HH: Oh my God. That’s a great question. [Pause] It’s so seminal. You know what I think the legacy is? I think it started — or helped start — the geek revolution, where the geeks took over the world. It’s a genre. At that time, if my memory serves, there was STAR TREK: THE NEXT GENERATION, and then there was THE X-FILES as a speculative fiction on TV in the mainstream. So I would say that Chris Carter and those people started showing that speculative fiction could have a place on a network. Can you think of anything that was fantasy or science-fiction-y in the occult? There was KOLCHAK: THE NIGHT STALKER, but that was way, way, way before.

Right, and Chris Carter has spoken about KOLCHAK and its influence on his work.
HH: Yeah. So I’d say he was responsible now for GAME OF THRONES. [Laughs] It was a really good show. It was a really good show. It was moody, and scary, and funny, and it had compelling, charismatic leads. And it had a weird kind of realism to it, as crazy as that sounds. It had a great air of [familiarity] to it. When you were in that world, you really felt you were in that world. I think it started a whole revolution. I bet if you talked with the guys at THE WALKING DEAD or FALLING SKIES, boy, I’d bet with FALLING SKIES, which is also shooting in Vancouver, and I don’t know if you’ve noticed, but it has very similar production values, which is partly cloudy skies and rain, and partly tone. I think Chris Carter is responsible for all of that.

Completely fair! Did you have a favorite character?
HH: [Very, very long pause] I’m trying not to say Fox Mulder! [Laughs]

You can say Mulder!
HH: I loved Fox Mulder. I loved him. I just thought he was a fantastic TV character. I worked on a show called NORTH OF 60…I know so many actors who were on that show that later came on to be on Canadian shows. Do you remember the little boy that had stigmata [in the episode “Revelations”]? Kevin Zegers came to be on a show I created in Toronto called TRADERS. And he was awesome. I just kept seeing people I knew on screen. But Fox Mulder was my [favorite]…who else was so cool and laid back, and also — who else could smirk in the face of aliens and scary, scary worm men? He was a great leading man; I thought he was just fantastic. So I’m going to be boring and say Fox Mulder.

Did you prefer myth or monster of the week episodes?
HH: I started out preferring mythology, but in the end, I preferred monster of the week. The mythology got really, really involved and my poor little brain…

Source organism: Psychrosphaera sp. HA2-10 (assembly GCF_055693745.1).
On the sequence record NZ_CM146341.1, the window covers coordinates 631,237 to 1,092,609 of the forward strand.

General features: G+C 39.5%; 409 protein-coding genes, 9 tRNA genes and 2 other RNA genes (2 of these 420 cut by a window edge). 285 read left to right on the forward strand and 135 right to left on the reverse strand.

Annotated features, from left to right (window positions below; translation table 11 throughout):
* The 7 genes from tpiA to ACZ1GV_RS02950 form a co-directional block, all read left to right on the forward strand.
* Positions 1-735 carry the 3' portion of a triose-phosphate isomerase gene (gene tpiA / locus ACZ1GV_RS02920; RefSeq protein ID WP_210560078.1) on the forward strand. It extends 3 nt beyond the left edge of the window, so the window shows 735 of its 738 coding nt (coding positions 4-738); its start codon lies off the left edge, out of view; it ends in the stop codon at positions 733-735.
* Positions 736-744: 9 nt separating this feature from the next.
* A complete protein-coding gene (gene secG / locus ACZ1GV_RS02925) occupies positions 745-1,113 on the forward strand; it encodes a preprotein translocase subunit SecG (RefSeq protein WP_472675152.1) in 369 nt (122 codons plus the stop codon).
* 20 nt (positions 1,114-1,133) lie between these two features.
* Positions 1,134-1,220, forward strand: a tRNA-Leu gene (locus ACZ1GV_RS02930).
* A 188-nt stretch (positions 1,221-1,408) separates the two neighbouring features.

Makes sense. Did you have a favorite monster?
HH: That worm guy. Remember the guy that got cut in half in the sewer?

Flukeman! That was Darin Morgan in that suit.
HH: Oh God, what about the carnival?

HH: Gah. The thing that detached at night? Agh! Okay, that one. I think I’ve said to you before, I don’t like being scared…but there were some really good X-FILES.

I have to ask….did you ‘ship Mulder and Scully?
HH: No! I did not. I watched with delight as things unfolded, but I was never someone going, “Come on, get together, kiss!” Not at all.

I wasn’t for it or against it, but I did not — oddly enough — tune in to see how the romance between Scully and Mulder went, though I was perfectly happy with watching it unfold. But I was a younger man then, I guess. I’m more romantic now.

Make sure to check back tomorrow for the next interview in the series!

(BONES airs Mondays at 8 PM on Fox.)

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Filed under #1 featured, Bones, The X-Files


4 Responses to “THE X-FILES’ 20th Anniversary: BONES Creator Hart Hanson Talks About Its Influence on His Work”

  1. Catherine Cabanela on September 10th, 2013 5:23 pm

    Exquisite article, Marisa!

  2. adrienne on September 10th, 2013 6:23 pm

    I watched an episode or two of the X-files. Wasn’t impressed and I would never compare it to Bones.

  3. shelly baldwin on September 10th, 2013 8:11 pm

    What an excellent concept for a series of interviews!!! Loved this first one and cannot wait to see the full series. It’s impossible that it has been 20 years since X-Files first aired on my screen. Wow.

  4. Bridget on September 11th, 2013 10:33 am

    What a great interview with Hart! I was a freshman in college when X-Files started, and my roommate and I started watching it because we had nothing else to do. Then eventually our next door neighbors would come over and watch it. Then the girls on the other side of us joined us. Eventually, it got to the point where we would have huge X-Files viewing parties on Friday nights before we would go out for the night, and we kept doing that every year until we graduated. So many good memories. It was the first show that I became truly engrossed in, and the first thing I ever looked up on the internet was information about David Duchovny! Can’t wait to read more of your interview series, Marisa!